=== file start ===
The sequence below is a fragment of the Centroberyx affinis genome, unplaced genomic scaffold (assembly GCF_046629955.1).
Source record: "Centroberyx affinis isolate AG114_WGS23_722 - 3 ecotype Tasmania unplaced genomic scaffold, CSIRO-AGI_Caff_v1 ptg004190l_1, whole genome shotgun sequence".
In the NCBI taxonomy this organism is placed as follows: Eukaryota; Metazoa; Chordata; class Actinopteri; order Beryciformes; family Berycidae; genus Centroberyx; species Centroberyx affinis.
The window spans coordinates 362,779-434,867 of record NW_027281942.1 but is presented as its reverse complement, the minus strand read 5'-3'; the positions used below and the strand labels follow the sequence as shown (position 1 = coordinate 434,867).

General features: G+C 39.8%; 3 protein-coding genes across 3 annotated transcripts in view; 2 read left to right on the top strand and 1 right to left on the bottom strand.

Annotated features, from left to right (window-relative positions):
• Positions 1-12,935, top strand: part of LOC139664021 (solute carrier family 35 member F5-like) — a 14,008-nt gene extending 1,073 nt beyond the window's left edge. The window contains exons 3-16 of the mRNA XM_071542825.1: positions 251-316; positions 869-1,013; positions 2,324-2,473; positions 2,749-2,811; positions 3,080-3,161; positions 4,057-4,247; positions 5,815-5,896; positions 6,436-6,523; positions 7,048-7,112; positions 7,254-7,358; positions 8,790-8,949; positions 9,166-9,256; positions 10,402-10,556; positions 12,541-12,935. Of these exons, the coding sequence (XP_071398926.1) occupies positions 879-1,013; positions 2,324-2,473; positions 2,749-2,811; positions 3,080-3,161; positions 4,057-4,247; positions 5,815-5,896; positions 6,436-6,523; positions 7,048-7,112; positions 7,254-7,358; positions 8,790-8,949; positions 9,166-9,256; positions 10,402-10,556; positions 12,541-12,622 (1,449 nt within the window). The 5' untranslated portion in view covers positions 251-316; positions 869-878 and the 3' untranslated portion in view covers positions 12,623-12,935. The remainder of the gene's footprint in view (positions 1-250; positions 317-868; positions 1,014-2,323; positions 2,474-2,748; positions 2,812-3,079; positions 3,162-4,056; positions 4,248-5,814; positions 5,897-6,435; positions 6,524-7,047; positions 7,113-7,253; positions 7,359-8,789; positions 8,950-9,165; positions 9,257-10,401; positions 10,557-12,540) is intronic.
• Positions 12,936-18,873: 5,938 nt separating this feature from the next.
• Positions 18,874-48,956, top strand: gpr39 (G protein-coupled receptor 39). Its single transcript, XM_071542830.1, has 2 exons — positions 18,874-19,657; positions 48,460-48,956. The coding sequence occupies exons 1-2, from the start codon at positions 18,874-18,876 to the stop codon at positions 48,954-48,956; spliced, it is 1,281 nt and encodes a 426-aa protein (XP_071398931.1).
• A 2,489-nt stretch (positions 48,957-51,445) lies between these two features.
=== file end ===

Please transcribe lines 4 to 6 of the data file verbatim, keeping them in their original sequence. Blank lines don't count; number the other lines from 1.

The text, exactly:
The window spans coordinates 362,779-434,867 of record NW_027281942.1 but is presented as its reverse complement, the minus strand read 5'-3'; the positions used below and the strand labels follow the sequence as shown (position 1 = coordinate 434,867).

General features: G+C 39.8%; 3 protein-coding genes across 3 annotated transcripts in view; 2 read left to right on the top strand and 1 right to left on the bottom strand.

Annotated features, from left to right (window-relative positions):